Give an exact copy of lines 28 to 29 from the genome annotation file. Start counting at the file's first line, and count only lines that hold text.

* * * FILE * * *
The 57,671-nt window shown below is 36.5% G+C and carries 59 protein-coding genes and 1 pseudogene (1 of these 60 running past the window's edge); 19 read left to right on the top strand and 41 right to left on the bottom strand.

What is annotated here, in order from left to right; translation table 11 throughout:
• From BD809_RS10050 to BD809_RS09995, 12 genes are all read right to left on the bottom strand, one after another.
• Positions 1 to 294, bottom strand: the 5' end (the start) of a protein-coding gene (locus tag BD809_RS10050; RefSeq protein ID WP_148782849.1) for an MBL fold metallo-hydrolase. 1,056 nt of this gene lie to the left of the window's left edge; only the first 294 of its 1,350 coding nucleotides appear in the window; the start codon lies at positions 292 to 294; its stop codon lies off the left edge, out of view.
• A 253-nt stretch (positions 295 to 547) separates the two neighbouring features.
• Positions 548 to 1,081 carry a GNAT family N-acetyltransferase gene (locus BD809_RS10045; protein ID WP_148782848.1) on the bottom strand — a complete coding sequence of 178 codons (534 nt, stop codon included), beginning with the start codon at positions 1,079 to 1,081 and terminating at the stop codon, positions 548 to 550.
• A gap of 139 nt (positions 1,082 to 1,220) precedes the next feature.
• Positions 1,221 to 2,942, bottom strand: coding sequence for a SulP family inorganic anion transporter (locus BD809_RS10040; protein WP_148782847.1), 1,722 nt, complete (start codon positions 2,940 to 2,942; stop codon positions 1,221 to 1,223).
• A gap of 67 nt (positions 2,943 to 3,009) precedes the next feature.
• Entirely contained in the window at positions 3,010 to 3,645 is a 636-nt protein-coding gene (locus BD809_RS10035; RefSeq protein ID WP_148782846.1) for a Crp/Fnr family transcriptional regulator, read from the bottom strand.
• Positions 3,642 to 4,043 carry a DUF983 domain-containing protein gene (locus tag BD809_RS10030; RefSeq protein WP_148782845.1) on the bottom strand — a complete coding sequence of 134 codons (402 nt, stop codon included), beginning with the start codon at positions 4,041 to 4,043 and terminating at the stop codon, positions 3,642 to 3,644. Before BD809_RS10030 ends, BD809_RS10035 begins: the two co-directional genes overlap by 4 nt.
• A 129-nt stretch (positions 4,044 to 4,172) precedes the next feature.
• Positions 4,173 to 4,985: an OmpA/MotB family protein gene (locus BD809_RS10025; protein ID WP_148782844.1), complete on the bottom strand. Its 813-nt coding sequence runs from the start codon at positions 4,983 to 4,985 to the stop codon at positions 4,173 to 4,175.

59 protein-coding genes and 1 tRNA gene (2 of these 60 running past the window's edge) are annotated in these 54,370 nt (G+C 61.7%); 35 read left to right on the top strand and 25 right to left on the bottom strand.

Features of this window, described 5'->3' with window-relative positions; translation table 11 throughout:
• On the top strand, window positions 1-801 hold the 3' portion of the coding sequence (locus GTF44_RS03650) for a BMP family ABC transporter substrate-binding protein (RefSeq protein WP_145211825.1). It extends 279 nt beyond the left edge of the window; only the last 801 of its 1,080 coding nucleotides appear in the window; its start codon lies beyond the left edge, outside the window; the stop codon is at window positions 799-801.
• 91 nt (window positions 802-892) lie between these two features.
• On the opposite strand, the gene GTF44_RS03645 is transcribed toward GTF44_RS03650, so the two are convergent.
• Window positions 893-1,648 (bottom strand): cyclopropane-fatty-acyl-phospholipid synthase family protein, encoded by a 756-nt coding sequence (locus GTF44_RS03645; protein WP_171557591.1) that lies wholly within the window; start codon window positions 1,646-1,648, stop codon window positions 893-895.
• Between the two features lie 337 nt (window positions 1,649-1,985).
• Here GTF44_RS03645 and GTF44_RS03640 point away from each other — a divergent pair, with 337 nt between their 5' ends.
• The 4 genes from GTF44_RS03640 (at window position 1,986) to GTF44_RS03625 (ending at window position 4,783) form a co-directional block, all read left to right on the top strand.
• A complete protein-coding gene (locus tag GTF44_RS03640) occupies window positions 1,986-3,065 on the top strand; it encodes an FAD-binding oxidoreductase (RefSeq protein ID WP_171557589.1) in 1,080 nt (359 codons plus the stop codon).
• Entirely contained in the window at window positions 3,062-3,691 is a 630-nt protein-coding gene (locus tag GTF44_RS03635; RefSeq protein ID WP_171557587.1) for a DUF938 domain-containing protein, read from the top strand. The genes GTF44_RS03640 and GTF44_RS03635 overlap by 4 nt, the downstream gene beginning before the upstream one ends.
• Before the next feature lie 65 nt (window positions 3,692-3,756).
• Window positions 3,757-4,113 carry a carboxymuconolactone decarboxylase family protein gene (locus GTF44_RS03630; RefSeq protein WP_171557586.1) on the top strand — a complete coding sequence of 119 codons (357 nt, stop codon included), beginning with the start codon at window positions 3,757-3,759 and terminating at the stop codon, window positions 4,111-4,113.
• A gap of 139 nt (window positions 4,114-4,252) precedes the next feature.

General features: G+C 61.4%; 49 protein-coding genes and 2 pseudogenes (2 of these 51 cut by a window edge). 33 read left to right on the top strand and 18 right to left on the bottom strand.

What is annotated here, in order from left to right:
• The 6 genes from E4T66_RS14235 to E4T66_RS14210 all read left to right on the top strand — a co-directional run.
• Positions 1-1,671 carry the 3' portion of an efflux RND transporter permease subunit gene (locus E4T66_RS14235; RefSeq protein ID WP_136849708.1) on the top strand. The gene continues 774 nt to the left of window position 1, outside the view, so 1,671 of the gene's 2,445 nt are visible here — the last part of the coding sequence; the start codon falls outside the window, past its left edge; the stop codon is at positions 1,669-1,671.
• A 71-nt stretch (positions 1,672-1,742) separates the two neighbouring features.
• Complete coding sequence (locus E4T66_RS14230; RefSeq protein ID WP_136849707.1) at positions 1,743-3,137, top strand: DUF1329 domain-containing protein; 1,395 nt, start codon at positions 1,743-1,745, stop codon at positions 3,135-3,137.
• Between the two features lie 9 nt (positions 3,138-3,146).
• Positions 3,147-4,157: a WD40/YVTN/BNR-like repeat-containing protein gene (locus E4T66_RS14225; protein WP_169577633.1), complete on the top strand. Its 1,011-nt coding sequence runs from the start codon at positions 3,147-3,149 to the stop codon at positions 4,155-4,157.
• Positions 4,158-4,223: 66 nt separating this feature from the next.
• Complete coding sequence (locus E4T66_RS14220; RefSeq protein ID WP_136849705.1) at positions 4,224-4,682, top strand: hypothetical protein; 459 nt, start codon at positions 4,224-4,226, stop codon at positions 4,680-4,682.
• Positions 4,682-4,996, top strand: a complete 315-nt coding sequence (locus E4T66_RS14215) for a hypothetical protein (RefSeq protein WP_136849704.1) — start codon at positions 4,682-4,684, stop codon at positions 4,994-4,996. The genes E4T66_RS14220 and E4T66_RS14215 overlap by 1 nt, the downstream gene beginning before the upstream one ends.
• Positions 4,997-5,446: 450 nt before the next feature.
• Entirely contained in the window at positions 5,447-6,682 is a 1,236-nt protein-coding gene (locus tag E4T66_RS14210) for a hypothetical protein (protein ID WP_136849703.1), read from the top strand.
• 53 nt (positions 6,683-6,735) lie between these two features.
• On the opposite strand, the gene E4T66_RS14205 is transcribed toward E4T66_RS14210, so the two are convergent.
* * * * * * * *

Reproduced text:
General features: G+C 61.4%; 49 protein-coding genes and 2 pseudogenes (2 of these 51 cut by a window edge). 33 read left to right on the top strand and 18 right to left on the bottom strand.

What is annotated here, in order from left to right: